Ultra-cold gases are characterised by a very low temperature, low density and weak interaction. In the priority programme Interaction in Ultra-cold Atomic and Molecular Gases, scientists examine how ultra-cold atoms and molecules interact and how their inner and outer degrees of freedom can be specifically manipulated. Some examples of application areas are atom lasers, atomic clocks or instruments with which the Earth's gravity can be accurately measured.

Thanks to a number of space missions that have been planned for the next few years, Mars is going to become a focal point of interest internationally. The priority programme Mars and the Terrestrial Planets represents a German contribution to international research on Mars. The programme aims at acquiring an understanding of spatial and temporal aspects in the creation of planets and the development of planetary bodies.

ENGINEERING SCIENCES

In future, new materials with tailor-made properties will be required for a number of applications in mechanical engineering, nanotechnology, information processing and power engineering. In the priority programme Creating Inorganic Materials by Gas Phase Synthesis. Interdisciplinary Approaches in the Development, Understanding and Control of CVD Methods, chemists, process engineers and materials scientists co-operate in optimising a versatile synthesis method and manufacturing specified metallic, oxide or nitride coatings with defined material properties.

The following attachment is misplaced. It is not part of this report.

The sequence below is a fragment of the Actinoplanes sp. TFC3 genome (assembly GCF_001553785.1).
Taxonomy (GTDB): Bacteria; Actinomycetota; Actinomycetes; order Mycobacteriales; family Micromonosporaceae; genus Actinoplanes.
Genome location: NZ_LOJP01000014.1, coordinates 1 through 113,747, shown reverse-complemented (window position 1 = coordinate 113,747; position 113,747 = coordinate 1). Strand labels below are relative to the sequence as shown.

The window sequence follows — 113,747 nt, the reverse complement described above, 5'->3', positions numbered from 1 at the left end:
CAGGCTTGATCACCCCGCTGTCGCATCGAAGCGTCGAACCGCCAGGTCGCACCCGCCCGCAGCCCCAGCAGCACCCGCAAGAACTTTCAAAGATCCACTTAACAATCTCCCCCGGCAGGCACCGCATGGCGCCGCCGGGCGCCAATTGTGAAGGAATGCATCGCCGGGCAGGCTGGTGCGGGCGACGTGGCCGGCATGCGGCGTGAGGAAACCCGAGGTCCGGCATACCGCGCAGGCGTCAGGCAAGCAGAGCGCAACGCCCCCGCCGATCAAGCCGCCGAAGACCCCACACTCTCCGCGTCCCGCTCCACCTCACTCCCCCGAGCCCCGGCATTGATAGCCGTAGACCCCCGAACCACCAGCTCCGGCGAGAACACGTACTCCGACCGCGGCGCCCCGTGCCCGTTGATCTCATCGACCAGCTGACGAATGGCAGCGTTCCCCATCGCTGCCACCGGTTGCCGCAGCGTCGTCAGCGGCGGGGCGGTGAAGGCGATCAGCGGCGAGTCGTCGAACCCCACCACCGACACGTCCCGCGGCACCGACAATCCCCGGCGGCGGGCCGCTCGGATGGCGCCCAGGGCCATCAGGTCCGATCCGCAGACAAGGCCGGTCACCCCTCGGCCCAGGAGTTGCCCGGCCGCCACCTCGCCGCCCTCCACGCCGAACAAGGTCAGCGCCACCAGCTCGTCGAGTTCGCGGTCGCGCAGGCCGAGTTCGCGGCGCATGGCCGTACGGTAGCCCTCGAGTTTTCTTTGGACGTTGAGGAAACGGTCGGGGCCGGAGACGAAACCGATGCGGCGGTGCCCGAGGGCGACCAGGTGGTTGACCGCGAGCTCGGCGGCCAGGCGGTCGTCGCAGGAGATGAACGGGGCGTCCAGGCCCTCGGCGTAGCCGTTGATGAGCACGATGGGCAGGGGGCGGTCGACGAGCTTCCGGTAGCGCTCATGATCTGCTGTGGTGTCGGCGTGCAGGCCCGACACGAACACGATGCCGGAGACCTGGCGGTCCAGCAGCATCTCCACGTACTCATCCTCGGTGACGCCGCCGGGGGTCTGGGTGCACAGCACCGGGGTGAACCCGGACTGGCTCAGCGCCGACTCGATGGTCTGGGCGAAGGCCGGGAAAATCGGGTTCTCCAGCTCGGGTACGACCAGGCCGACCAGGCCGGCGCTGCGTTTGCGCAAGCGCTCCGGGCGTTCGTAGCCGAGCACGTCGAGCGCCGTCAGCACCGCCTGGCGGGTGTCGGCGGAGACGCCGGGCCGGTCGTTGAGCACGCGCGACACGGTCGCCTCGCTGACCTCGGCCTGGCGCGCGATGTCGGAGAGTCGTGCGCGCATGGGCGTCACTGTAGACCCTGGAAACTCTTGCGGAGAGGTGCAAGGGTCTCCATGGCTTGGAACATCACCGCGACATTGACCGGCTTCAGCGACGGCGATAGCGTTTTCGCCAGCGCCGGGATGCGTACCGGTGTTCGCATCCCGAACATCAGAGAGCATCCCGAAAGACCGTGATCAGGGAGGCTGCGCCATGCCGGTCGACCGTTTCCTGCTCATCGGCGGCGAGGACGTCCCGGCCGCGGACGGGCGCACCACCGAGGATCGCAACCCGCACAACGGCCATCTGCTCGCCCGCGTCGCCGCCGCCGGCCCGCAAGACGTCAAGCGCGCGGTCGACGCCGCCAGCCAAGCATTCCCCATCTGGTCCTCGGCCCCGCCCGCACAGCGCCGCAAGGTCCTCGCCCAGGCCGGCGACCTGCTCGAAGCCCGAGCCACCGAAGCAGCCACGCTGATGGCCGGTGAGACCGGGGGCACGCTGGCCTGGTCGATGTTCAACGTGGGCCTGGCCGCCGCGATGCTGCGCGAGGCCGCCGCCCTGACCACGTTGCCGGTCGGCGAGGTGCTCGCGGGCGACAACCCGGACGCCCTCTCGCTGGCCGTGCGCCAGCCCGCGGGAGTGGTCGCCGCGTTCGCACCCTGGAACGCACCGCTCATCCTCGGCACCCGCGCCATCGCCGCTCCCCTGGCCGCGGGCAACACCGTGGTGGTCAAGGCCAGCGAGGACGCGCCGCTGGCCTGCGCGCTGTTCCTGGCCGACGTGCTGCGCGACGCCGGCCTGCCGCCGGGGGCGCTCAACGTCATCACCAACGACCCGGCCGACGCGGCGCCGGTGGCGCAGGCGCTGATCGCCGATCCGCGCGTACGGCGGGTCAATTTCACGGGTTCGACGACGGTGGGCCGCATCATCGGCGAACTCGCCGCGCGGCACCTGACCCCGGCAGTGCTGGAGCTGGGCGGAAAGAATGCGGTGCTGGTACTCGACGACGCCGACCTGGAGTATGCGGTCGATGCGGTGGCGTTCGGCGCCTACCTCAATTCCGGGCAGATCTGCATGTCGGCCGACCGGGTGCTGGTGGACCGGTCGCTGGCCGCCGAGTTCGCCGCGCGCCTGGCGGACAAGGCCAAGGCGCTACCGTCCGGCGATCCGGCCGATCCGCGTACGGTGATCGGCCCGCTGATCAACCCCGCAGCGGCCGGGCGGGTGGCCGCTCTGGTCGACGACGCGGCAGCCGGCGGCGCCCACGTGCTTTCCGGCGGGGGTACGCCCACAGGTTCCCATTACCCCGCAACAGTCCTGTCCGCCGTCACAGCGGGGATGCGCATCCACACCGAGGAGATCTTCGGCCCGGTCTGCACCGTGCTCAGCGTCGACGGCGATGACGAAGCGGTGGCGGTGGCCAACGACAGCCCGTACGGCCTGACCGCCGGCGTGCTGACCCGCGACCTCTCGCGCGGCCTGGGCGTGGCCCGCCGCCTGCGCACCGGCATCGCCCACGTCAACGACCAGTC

In the semiconductor industry, nearly all conventional electronic components, such as those used in silicon electronics, consist of inorganic materials. The priority programme Organic Field Effect Transistors. Structural and Dynamic Properties gives an impulse for pure research in the area of organic polymer electronics. Physicists, chemists, materials scientists and electrical engineers want to establish the scientific foundations of the function, manufacture and characterisation of these new components, which are regarded as key elements of tomorrow's chip cards and displays.